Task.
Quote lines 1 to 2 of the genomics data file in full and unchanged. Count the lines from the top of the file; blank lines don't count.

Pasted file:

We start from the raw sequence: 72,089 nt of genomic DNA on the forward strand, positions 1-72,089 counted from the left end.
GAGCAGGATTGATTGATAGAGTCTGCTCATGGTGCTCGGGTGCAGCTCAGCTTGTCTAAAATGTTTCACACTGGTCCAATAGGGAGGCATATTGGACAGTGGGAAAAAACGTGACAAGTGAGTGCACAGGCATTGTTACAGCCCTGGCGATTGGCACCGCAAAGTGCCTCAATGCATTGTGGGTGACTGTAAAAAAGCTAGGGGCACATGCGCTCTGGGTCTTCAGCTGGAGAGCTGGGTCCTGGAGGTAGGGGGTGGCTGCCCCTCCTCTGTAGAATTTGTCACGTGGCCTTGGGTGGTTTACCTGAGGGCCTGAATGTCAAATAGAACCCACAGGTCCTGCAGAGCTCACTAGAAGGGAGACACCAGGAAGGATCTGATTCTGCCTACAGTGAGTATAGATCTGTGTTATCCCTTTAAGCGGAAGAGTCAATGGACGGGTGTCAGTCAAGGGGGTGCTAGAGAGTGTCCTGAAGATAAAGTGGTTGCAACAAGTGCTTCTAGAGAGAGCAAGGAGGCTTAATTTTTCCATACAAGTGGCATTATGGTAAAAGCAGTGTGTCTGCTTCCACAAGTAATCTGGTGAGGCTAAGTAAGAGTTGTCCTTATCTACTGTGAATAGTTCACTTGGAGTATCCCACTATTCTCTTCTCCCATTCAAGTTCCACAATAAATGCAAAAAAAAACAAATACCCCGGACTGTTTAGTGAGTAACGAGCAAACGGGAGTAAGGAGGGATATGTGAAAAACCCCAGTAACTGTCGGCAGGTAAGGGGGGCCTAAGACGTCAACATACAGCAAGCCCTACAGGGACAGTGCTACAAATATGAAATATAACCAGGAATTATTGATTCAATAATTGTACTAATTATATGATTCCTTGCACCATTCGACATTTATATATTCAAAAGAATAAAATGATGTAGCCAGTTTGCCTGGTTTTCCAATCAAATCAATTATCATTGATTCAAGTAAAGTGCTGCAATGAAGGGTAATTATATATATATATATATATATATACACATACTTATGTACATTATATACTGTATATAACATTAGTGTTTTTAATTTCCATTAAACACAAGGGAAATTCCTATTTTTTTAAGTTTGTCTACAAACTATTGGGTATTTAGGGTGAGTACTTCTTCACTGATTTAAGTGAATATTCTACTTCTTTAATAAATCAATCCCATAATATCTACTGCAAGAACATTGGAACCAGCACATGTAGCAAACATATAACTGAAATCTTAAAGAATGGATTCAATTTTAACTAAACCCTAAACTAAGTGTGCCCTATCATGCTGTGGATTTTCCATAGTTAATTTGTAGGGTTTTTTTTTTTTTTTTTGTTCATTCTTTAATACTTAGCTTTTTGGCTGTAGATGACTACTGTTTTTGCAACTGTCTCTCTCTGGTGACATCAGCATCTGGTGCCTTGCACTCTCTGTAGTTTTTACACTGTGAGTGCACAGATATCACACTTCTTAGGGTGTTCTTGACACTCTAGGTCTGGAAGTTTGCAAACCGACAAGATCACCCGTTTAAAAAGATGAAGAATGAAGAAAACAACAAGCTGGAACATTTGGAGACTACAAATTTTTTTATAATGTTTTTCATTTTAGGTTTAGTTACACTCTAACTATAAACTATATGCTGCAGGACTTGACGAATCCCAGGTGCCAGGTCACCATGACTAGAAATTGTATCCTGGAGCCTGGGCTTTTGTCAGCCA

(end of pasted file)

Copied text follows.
We start from the raw sequence: 72,089 nt of genomic DNA on the forward strand, positions 1-72,089 counted from the left end.
GAGCAGGATTGATTGATAGAGTCTGCTCATGGTGCTCGGGTGCAGCTCAGCTTGTCTAAAATGTTTCACACTGGTCCAATAGGGAGGCATATTGGACAGTGGGAAAAAACGTGACAAGTGAGTGCACAGGCATTGTTACAGCCCTGGCGATTGGCACCGCAAAGTGCCTCAATGCATTGTGGGTGACTGTAAAAAAGCTAGGGGCACATGCGCTCTGGGTCTTCAGCTGGAGAGCTGGGTCCTGGAGGTAGGGGGTGGCTGCCCCTCCTCTGTAGAATTTGTCACGTGGCCTTGGGTGGTTTACCTGAGGGCCTGAATGTCAAATAGAACCCACAGGTCCTGCAGAGCTCACTAGAAGGGAGACACCAGGAAGGATCTGATTCTGCCTACAGTGAGTATAGATCTGTGTTATCCCTTTAAGCGGAAGAGTCAATGGACGGGTGTCAGTCAAGGGGGTGCTAGAGAGTGTCCTGAAGATAAAGTGGTTGCAACAAGTGCTTCTAGAGAGAGCAAGGAGGCTTAATTTTTCCATACAAGTGGCATTATGGTAAAAGCAGTGTGTCTGCTTCCACAAGTAATCTGGTGAGGCTAAGTAAGAGTTGTCCTTATCTACTGTGAATAGTTCACTTGGAGTATCCCACTATTCTCTTCTCCCATTCAAGTTCCACAATAAATGCAAAAAAAAACAAATACCCCGGACTGTTTAGTGAGTAACGAGCAAACGGGAGTAAGGAGGGATATGTGAAAAACCCCAGTAACTGTCGGCAGGTAAGGGGGGCCTAAGACGTCAACATACAGCAAGCCCTACAGGGACAGTGCTACAAATATGAAATATAACCAGGAATTATTGATTCAATAATTGTACTAATTATATGATTCCTTGCACCATTCGACATTTATATATTCAAAAGAATAAAATGATGTAGCCAGTTTGCCTGGTTTTCCAATCAAATCAATTATCATTGATTCAAGTAAAGTGCTGCAATGAAGGGTAATTATATATATATATATATATATATACACATACTTATGTACATTATATACTGTATATAACATTAGTGTTTTTAATTTCCATTAAACACAAGGGAAATTCCTATTTTTTTAAGTTTGTCTACAAACTATTGGGTATTTAGGGTGAGTACTTCTTCACTGATTTAAGTGAATATTCTACTTCTTTAATAAATCAATCCCATAATATCTACTGCAAGAACATTGGAACCAGCACATGTAGCAAACATATAACTGAAATCTTAAAGAATGGATTCAATTTTAACTAAACCCTAAACTAAGTGTGCCCTATCATGCTGTGGATTTTCCATAGTTAATTTGTAGGGTTTTTTTTTTTTTTTTTGTTCATTCTTTAATACTTAGCTTTTTGGCTGTAGATGACTACTGTTTTTGCAACTGTCTCTCTCTGGTGACATCAGCATCTGGTGCCTTGCACTCTCTGTAGTTTTTACACTGTGAGTGCACAGATATCACACTTCTTAGGGTGTTCTTGACACTCTAGGTCTGGAAGTTTGCAAACCGACAAGATCACCCGTTTAAAAAGATGAAGAATGAAGAAAACAACAAGCTGGAACATTTGGAGACTACAAATTTTTTTATAATGTTTTTCATTTTAGGTTTAGTTACACTCTAACTATAAACTATATGCTGCAGGACTTGACGAATCCCAGGTGCCAGGTCACCATGACTAGAAATTGTATCCTGGAGCCTGGGCTTTTGTCAGCCA